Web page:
In the wake of a recent domestic terror spree in Chattanooga, Tennessee that left four Marines dead, criticism of “gun free zones,” especially in military installations, has increased. Debate over changing this policy has followed similar incidents in recent years where unarmed military personnel were murdered, both at Fort Hood, Texas in 2009, and the U.S. Naval Yard shooting in Washington, D.C. in 2013. However, trained military personnel remain disarmed, even in the wake of ISIS calling for “homegrown jihad” against U.S. service members.
The policy that led to “gun free zones” was enacted via a Department of Defense directive in 1992 by George H.W. Bush’s Deputy Secretary of Defense, and was renewed in 2011.
Now, Senator Rand Paul (R-Ky.) is presently calling for a change to this policy, telling reporters that he previously introduced a bill to arm military bases and seeks to do so again.
The Washington Post’s Dave Weigel reported,“Paul, who was elected to the Senate a year after Hasan’s 2009 killing spree on the Texas military base, has long favored a policy shift that would allow guns on bases.”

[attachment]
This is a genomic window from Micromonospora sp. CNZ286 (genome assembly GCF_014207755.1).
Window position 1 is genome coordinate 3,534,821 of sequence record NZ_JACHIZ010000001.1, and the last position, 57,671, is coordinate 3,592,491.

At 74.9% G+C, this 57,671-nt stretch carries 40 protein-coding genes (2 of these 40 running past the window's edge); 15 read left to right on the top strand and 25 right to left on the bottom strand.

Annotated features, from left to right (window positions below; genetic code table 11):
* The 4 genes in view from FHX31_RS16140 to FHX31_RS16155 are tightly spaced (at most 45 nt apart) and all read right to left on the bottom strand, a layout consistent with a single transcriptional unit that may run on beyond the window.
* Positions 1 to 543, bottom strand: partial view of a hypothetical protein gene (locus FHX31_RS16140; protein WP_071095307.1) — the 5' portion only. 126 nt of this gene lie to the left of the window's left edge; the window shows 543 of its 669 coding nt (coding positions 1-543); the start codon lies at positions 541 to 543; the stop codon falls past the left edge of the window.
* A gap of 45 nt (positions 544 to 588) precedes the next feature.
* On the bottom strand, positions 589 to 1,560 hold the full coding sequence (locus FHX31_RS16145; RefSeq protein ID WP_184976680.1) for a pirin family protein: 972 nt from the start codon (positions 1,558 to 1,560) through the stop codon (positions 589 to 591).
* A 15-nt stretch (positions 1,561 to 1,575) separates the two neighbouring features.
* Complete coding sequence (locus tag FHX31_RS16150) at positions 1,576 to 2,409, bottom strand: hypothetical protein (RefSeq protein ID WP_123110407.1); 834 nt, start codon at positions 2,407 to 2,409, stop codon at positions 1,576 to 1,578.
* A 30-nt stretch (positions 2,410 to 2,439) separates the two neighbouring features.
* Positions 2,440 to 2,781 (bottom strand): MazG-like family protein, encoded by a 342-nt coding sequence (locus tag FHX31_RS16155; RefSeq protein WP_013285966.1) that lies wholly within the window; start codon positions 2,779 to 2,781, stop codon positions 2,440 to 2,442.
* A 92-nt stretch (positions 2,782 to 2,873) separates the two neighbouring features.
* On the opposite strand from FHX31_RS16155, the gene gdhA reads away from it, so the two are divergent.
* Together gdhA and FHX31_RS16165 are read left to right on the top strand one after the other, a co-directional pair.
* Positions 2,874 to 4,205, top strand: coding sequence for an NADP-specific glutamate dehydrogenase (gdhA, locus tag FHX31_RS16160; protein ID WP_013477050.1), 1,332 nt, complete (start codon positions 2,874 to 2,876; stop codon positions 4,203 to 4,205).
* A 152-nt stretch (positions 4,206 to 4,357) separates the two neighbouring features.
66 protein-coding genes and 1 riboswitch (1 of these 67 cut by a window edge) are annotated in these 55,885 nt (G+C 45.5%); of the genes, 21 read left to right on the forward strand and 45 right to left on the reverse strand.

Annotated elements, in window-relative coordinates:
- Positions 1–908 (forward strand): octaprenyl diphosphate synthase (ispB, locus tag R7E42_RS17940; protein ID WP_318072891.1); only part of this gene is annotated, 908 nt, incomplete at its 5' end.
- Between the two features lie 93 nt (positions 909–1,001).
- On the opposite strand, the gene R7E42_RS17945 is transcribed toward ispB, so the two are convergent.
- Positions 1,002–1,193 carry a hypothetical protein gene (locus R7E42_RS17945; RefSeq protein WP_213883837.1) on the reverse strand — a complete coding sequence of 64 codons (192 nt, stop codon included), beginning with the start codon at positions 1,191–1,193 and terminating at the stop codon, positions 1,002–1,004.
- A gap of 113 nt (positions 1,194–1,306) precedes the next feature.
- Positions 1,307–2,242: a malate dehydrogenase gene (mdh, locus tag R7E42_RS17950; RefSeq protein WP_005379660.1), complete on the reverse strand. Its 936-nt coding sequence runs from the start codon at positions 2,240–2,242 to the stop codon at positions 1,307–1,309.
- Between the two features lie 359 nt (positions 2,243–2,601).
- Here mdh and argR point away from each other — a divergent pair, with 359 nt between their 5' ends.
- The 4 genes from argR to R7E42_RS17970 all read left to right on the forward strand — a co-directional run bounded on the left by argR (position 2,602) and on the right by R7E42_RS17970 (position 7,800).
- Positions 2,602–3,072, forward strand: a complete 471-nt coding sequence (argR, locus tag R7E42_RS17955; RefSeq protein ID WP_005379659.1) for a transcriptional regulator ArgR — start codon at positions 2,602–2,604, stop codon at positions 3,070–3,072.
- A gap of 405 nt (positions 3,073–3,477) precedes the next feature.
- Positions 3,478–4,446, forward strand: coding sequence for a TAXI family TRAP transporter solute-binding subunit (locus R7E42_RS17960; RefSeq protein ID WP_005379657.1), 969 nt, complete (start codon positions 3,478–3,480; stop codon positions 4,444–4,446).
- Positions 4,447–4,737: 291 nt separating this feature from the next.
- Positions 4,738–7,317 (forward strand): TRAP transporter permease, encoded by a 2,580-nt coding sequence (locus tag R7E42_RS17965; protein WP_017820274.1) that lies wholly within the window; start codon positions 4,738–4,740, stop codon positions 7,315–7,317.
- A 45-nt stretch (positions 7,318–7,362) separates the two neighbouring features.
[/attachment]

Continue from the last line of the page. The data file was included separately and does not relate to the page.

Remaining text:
“His new bill may go even further than the versions that followed Fort Hood,” Weigel noted.
Paul told the Washington Post his bill is similar to legislation introduced to arm airline pilots against potential terror attacks. Rare was given an exclusive look at the Arming All Pilots Act of 2015 before it was released last month.
Key components include enhancing the existing Armed Pilots Program, providing pilots who seek the certification with the increased flexibility they need for the training processes, and will allow for pilots to conceal-carry their weapons to and from assignments as well as on international flights.
Paul believes the laws for armed military personnel should be applied evenly, saying, “One of the weird things is that we have 15-20 states where you can open carry. So everybody can carry, except for the military?”
“I think that’s crazy. The rules that apply to everybody should at least apply to the military,” Paul said.
It may be less politically challenging to advocate for legislation that permits trained military personnel to bear arms rather than calling for an elimination of “gun free zones,” such as those in schools, entirely. Whether a new bill allowing service members on military bases to be armed can garner sufficient bipartisan support remains to be seen.